The program below is a simple example of testing whether two strings are isomorphic. Isomorphic means there is a straight mapping between the two strings.

This example uses a simple “bitmap” to define and check the mapping between the two strings. It works when the input set is small because the map is small and can be allocated upfront.

As with other examples, the purpose of this example is to show a simple way to solve the problem. I have generally excluded boundary condition testing, use of templates, and other things you might do to make this generally more useful.

#include <algorithm>
#include <cstdint>
#include <iostream>
#include <string>

const std::uintptr_t SIZE = 256;

bool is_isomorphic(const std::string& first, const std::string& second)
{
if (first.size() != second.size()) {
return false;
}

// Declare a char map - the index is the character from first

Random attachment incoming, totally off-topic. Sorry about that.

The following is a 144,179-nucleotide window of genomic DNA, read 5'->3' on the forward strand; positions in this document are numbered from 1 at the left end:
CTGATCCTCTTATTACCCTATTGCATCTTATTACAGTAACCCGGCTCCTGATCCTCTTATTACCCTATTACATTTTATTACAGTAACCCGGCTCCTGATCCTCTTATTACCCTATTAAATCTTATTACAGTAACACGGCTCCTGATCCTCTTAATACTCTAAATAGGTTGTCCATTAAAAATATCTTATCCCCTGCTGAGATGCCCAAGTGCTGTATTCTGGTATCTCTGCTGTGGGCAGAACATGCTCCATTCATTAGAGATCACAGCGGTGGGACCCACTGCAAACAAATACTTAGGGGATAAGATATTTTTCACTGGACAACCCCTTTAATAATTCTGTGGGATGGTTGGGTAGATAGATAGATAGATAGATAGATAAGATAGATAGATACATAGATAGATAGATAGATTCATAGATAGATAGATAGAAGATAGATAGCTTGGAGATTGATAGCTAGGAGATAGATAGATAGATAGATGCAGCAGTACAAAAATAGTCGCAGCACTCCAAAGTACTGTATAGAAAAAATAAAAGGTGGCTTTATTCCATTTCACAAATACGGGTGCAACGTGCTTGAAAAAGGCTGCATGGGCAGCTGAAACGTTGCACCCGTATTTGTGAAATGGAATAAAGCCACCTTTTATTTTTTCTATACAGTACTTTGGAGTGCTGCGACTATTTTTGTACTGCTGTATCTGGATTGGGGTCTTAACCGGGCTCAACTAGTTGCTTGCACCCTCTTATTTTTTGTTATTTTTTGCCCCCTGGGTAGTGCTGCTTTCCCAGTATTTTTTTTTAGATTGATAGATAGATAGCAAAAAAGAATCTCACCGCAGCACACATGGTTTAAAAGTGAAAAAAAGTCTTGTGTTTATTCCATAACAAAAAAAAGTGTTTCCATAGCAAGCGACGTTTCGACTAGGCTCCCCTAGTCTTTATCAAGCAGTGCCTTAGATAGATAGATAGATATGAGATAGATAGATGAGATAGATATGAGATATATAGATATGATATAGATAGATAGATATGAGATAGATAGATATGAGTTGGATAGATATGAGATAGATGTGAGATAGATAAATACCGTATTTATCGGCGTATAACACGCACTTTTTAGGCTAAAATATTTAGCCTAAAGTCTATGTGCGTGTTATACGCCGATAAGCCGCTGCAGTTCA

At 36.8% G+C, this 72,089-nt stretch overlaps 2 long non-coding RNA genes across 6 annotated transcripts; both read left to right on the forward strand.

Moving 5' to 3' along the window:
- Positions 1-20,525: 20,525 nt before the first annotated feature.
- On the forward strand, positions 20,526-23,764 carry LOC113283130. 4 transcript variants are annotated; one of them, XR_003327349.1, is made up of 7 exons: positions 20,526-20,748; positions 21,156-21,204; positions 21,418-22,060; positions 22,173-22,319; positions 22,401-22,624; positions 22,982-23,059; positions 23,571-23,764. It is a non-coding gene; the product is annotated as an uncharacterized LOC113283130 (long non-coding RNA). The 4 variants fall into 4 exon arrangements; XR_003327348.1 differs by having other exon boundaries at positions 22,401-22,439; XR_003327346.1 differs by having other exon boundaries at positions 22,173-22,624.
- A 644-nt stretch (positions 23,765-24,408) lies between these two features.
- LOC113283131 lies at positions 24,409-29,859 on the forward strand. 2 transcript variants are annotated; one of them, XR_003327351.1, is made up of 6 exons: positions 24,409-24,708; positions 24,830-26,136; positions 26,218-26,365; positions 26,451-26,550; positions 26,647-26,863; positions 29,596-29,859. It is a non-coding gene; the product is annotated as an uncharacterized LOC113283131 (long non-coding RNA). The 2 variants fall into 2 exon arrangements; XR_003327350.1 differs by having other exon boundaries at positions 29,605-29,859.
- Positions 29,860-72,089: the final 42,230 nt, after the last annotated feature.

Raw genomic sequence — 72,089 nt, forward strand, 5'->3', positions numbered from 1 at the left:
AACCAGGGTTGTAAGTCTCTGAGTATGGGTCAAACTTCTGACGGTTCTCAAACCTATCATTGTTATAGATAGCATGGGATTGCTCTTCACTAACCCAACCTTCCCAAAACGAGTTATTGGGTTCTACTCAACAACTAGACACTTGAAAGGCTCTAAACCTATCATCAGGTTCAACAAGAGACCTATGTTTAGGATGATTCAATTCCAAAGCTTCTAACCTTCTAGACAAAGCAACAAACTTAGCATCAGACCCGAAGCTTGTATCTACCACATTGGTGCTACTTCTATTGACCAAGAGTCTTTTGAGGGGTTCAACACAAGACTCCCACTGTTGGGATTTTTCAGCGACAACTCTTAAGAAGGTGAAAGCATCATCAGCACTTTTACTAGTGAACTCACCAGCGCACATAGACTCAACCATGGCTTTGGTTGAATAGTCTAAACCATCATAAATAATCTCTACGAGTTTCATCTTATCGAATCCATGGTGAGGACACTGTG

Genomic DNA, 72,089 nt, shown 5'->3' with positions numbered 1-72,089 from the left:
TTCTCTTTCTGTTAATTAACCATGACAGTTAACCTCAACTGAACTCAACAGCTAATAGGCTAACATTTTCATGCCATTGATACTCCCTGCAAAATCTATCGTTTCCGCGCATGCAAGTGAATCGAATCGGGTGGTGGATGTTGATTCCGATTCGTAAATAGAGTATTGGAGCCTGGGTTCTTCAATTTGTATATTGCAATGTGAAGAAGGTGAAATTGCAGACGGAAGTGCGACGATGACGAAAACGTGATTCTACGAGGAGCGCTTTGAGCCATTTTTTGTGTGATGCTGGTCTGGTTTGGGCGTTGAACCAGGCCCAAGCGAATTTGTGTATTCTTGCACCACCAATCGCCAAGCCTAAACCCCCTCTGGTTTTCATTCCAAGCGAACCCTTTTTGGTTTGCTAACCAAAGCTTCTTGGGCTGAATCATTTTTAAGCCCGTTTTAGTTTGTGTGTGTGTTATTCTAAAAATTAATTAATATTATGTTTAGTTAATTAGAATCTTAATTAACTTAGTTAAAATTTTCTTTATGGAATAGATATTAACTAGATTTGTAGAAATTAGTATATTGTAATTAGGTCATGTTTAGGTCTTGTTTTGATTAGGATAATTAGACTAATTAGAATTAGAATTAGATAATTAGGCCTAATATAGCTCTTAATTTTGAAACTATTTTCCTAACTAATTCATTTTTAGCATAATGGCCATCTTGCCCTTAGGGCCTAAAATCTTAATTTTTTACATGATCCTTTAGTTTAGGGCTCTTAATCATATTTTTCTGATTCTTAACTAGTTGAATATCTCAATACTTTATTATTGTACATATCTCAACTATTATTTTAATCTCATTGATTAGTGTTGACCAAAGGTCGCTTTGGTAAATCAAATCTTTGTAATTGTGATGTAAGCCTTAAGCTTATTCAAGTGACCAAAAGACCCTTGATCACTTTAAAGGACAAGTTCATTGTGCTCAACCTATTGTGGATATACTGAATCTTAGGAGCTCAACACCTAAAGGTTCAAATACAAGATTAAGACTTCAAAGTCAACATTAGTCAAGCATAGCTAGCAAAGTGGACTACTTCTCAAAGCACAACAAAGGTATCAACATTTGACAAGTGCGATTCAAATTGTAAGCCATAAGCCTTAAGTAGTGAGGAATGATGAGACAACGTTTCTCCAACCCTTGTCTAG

// and the value is the character from second.
// We could of course use another data structure, but this is
// efficient so long as we don't have many characters to lookup
char map[SIZE];
std::fill(std::begin(map), std::end(map), 0);

for (std::string::size_type i = 0; i < first.size(); ++i) {
char char1 = first[i];
char char2 = second[i];

if (map[char1]) {
// If we have te first one, then we check that the second is equal
if (map[char1] != char2) {
return false;
}
}
else {
// Otherwise, set the value since this is the first time we have seen
// this character
map[char1] = char2;
}
}

// If we didn't find any characters that don't map correctly, then we succeeded
return true;
}

int main()
{
std::string foo = "foo";
std::string baa = "baa";
std::string bar = "bar";

std::cout << foo << " and " << baa << " are " << is_isomorphic(foo, baa);
std::cout << foo << " and " << bar << " are " << is_isomorphic(foo, bar);

return 0;
}